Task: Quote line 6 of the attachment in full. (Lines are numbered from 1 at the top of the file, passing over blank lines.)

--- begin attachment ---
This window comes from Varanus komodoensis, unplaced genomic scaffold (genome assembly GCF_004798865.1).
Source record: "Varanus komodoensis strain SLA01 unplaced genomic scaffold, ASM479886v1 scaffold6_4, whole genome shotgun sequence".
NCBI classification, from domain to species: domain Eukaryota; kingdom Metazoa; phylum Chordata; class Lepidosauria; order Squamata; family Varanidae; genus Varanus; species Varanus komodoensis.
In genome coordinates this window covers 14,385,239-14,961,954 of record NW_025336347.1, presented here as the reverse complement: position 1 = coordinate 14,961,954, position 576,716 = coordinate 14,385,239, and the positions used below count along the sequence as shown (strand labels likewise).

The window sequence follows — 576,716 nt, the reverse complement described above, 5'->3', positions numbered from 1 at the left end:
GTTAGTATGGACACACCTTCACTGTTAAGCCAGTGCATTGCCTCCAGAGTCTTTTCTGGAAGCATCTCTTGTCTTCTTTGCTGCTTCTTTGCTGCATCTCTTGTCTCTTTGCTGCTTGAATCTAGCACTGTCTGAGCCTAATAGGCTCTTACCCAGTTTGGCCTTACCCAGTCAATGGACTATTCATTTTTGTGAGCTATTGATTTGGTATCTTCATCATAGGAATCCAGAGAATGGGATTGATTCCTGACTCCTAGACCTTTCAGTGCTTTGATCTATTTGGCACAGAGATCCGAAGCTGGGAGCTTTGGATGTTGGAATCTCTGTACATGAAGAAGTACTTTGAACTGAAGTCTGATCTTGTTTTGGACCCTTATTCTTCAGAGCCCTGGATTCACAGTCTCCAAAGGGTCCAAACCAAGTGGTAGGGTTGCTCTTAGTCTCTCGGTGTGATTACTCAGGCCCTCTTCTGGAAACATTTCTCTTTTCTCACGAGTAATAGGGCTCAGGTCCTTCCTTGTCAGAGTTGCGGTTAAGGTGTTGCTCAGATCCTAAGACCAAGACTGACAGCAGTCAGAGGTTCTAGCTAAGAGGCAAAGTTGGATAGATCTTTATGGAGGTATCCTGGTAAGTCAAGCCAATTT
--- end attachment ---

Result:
GTTAGTATGGACACACCTTCACTGTTAAGCCAGTGCATTGCCTCCAGAGTCTTTTCTGGAAGCATCTCTTGTCTTCTTTGCTGCTTCTTTGCTGCATCTCTTGTCTCTTTGCTGCTTGAATCTAGCACTGTCTGAGCCTAATAGGCTCTTACCCAGTTTGGCCTTACCCAGTCAATGGACTATTCATTTTTGTGAGCTATTGATTTGGTATCTTCATCATAGGAATCCAGAGAATGGGATTGATTCCTGACTCCTAGACCTTTCAGTGCTTTGATCTATTTGGCACAGAGATCCGAAGCTGGGAGCTTTGGATGTTGGAATCTCTGTACATGAAGAAGTACTTTGAACTGAAGTCTGATCTTGTTTTGGACCCTTATTCTTCAGAGCCCTGGATTCACAGTCTCCAAAGGGTCCAAACCAAGTGGTAGGGTTGCTCTTAGTCTCTCGGTGTGATTACTCAGGCCCTCTTCTGGAAACATTTCTCTTTTCTCACGAGTAATAGGGCTCAGGTCCTTCCTTGTCAGAGTTGCGGTTAAGGTGTTGCTCAGATCCTAAGACCAAGACTGACAGCAGTCAGAGGTTCTAGCTAAGAGGCAAAGTTGGATAGATCTTTATGGAGGTATCCTGGTAAGTCAAGCCAATTT